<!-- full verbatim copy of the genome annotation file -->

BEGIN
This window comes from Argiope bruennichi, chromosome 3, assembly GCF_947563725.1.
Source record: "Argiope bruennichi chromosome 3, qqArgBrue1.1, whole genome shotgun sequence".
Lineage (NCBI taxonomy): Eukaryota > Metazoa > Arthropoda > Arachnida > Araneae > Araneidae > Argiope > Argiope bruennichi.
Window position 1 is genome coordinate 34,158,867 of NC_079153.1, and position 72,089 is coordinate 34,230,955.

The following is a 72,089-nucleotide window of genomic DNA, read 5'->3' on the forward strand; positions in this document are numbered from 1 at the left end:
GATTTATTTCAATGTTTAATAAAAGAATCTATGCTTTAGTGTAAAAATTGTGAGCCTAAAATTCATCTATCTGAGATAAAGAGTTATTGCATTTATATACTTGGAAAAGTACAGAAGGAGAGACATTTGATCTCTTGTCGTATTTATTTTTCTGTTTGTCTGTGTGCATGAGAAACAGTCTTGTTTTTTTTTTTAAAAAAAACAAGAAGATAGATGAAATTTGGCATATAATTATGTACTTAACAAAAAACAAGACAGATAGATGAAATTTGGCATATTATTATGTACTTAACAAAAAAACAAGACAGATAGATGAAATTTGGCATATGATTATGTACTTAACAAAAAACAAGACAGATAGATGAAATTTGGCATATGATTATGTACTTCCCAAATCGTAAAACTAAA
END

This window comes from Argiope bruennichi, chromosome 3, assembly GCF_947563725.1.
Source record: "Argiope bruennichi chromosome 3, qqArgBrue1.1, whole genome shotgun sequence".
Lineage (NCBI taxonomy): Eukaryota > Metazoa > Arthropoda > Arachnida > Araneae > Araneidae > Argiope > Argiope bruennichi.
Window position 1 is genome coordinate 34,158,867 of NC_079153.1, and position 72,089 is coordinate 34,230,955.

The following is a 72,089-nucleotide window of genomic DNA, read 5'->3' on the forward strand; positions in this document are numbered from 1 at the left end:
GATTTATTTCAATGTTTAATAAAAGAATCTATGCTTTAGTGTAAAAATTGTGAGCCTAAAATTCATCTATCTGAGATAAAGAGTTATTGCATTTATATACTTGGAAAAGTACAGAAGGAGAGACATTTGATCTCTTGTCGTATTTATTTTTCTGTTTGTCTGTGTGCATGAGAAACAGTCTTGTTTTTTTTTTTAAAAAAAACAAGAAGATAGATGAAATTTGGCATATAATTATGTACTTAACAAAAAACAAGACAGATAGATGAAATTTGGCATATTATTATGTACTTAACAAAAAAACAAGACAGATAGATGAAATTTGGCATATGATTATGTACTTAACAAAAAACAAGACAGATAGATGAAATTTGGCATATGATTATGTACTTCCCAAATCGTAAAACTAAA